When you are diabetic, your body doesn’t have enough insulin or the insulin it does have is not working properly to break down the sugar (insulin resistance). So basically, you can’t break down sugar properly.

Eating a low-carb diet helps to prevent the sugar spikes that can result in hyperglycaemic shock.

Goo has come up with three low-carb, low-sugar recipes that should appeal to even the fussiest eater. And as you’ll see on each, prep time for even the most involved recipe is no longer than 30 minutes.

Dietitian Goo Chui Hoong feels that eating healhy is a lot simpler than most people think. PHOTO: THE STAR / RAYMOND OOI

“I recommend the grilled prawns because they are a lean source of protein – often, even lower in fat than chicken breast,” she says. “And while they do have some dietary cholesterol, the thing that you want to watch out for is actually saturated fat, which prawns are low in.”

No oil or fat is needed to grill the prawns if you use a non-stick grill, and they work with a variety of flavourings – from simple salt and pepper, to lime and coriander, or spice mixes like harissa, used extensively in Middle Eastern and North African cooking.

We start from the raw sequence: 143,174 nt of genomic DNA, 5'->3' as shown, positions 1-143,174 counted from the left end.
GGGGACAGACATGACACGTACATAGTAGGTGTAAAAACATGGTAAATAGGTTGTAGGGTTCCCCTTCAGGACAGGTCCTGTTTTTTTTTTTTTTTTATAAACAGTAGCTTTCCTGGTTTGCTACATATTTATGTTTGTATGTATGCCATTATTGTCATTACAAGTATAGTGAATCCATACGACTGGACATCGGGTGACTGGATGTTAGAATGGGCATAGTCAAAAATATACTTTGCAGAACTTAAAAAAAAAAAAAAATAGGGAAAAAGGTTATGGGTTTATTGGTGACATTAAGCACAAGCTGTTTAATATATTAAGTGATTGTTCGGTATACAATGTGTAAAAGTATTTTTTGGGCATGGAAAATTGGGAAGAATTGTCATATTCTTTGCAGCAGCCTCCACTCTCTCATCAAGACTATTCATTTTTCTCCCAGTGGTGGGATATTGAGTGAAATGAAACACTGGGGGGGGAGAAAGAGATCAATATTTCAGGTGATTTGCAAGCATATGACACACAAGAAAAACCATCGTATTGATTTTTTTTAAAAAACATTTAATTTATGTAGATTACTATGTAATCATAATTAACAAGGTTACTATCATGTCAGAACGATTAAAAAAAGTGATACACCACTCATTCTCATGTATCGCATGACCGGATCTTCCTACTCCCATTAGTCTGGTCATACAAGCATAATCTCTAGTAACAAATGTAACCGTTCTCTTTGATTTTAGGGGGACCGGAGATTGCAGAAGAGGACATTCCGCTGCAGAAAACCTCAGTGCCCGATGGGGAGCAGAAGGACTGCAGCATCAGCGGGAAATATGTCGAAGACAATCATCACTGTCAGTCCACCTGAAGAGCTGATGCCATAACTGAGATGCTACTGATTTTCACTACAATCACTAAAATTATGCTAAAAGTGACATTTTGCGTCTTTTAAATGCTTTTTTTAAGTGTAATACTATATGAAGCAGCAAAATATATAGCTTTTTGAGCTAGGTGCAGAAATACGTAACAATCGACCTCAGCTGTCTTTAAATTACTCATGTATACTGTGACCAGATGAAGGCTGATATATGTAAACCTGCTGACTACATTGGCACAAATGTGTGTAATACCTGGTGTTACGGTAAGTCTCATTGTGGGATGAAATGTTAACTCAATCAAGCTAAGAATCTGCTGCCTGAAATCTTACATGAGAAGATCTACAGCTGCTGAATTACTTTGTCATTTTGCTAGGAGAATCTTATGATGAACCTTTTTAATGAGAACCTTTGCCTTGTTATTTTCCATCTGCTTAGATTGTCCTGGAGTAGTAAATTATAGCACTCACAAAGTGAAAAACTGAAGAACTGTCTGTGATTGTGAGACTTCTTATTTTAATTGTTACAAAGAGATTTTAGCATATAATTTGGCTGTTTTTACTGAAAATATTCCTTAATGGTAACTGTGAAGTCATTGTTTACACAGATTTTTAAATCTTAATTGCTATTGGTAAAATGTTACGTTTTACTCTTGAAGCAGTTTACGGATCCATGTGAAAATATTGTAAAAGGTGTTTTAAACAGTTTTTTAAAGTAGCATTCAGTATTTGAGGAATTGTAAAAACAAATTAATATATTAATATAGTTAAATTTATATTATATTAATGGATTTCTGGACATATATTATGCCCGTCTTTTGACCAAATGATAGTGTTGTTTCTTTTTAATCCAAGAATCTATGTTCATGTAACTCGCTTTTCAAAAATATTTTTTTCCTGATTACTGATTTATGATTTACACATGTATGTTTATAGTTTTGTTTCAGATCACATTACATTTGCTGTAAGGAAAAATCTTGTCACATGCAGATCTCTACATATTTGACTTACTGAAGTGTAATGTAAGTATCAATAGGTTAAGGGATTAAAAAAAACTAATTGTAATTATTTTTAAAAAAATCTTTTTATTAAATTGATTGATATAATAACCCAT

For the second recipe, Goo chose quinoa as an alternative carb source for those who need a little in their diet.

Quinoa is a good choice for several reasons: “It’s much lower in carbs than rice, portion for portion. And because it’s also much higher in protein, eating comparatively less of it will make you full, fast. For people with diabetes, eating quinoa helps to prevent sugar spikes,” says Goo.

“Because we are such a rice-eating society, it’s sometimes easier to find an alternative source of carbs than cutting them out altogether. It’s more sustainable,” she adds.